I have a few memories around this, some are clearer than others. I definitely remember Cheap Monday jeans. That was a thing! And they weren’t so expensive, even at that age, but they still carried a value of coolness. Then there was also this trend when I was a teenager, in the winter, which obviously is a really cold and long season in Sweden, of wearing super overpriced designer puffer jackets. I think it still endures, but maybe it’s just a Swedish thing. Fjällraven had a puffer jacket that was like, 300 or 400 euros, which was a fortune at that age, and there was also Canada Goose. Depending on which jacket you wore, you had a certain status amongst teens. That’s a powerful memory. But I wasn’t thinking so much about the money back then, it was more like the brand stood for something cool, even if that meant something quite abstract at the end of the day, you were insecure and just wanted to fit in.
And how did you go from thinking of fashion as a way to fit in to seeing it as a creative path, to the point of eventually deciding to become a fashion designer? When did you start to think of brands in terms of their design value rather than mere social signifiers?
That’s a super interesting question. I was very insecure as a teenager, I mean, who wasn’t? I was part of these girl groups that were a bit destructive, where everyone was insecure and transferring that insecurity to the others in the group. But I always liked to do things differently from others, and after the age of 14 or 15, I started to find my own style, although, of course, it was still very boxed in if I compare it to my vision today and what I like to wear. I worked a lot with jewellery, sewing, making sculptures, working with my hands to create some kind of visual communication. I also worked with Photoshop quite early on, distorting images. So when I started studying, I just knew I wanted to do something in that direction, even though, at the time, it was much more of a basic teenage dream of wanting to study fashion, you know? And it took me some time until I was able to bring, and find, something more valuable into that.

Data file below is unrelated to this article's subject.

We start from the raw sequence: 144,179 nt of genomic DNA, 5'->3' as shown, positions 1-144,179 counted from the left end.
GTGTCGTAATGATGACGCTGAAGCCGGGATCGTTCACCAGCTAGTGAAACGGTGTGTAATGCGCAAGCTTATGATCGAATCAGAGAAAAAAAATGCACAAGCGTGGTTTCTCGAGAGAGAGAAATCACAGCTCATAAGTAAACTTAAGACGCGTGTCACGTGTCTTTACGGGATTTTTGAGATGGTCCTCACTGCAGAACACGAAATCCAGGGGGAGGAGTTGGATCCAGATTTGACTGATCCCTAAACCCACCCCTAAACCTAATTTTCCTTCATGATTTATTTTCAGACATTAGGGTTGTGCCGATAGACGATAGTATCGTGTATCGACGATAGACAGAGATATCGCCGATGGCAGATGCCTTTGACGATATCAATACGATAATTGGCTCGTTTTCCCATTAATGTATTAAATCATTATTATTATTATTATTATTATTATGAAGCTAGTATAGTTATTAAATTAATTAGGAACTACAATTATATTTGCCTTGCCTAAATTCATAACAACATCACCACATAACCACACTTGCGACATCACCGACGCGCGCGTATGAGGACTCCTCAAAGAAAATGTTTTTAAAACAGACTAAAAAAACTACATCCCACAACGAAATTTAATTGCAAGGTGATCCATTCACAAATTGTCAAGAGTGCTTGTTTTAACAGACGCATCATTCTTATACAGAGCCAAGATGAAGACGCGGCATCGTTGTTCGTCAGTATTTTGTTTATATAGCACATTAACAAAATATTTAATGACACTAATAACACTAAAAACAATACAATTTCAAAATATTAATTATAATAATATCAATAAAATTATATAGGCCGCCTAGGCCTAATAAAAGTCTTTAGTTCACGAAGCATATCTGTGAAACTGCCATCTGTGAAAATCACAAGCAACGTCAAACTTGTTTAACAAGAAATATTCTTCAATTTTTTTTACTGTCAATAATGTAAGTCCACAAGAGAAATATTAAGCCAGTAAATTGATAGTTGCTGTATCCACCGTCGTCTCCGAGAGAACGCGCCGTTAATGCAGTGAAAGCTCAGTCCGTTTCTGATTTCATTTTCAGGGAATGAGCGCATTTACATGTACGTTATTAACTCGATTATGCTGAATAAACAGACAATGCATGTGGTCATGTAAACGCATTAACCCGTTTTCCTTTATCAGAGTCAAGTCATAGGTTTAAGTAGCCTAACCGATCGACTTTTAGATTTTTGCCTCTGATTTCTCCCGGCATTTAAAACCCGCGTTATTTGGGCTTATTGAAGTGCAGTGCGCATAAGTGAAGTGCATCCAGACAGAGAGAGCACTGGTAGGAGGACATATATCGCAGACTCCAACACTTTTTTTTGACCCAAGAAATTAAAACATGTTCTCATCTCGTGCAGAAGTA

I get it. It must have been difficult to arrive at Parsons and be surrounded by so many people with ideas about fashion. Everyone needs to find their identity within a group.
Exactly. Everyone was very young on the bachelor programme, and I think most of us were very insecure, so in the beginning, loads of people were just copying others’ work. That’s what I did as well, and that’s why I was so bored with it. All of a sudden, I was like, why am I doing this? At the same time, although you don’t necessarily have to go that way, I think it can be a good tool to learn the norms of something and how other people work. It’s almost like researching by putting others’ work into yours. Even though many people would just call it copying, of course (laughs).
And who were you researching-slash-copying at the time?
When I started studying, I was much more into couture, something very different from what I’m doing today. I liked to create volume, I hadn’t got into experimental shapes and silhouettes yet. I think I looked at designers like Viktor & Rolf and Alexander McQueen. But I was doing it subconsciously, it was only afterwards that I realised what was going on.
Going from Sweden, which is the epitome of European welfare, to New York, which is such a capital of capitalism, must’ve been a big change, especially in reference to the lifestyle of each place. How did it impact you at the time?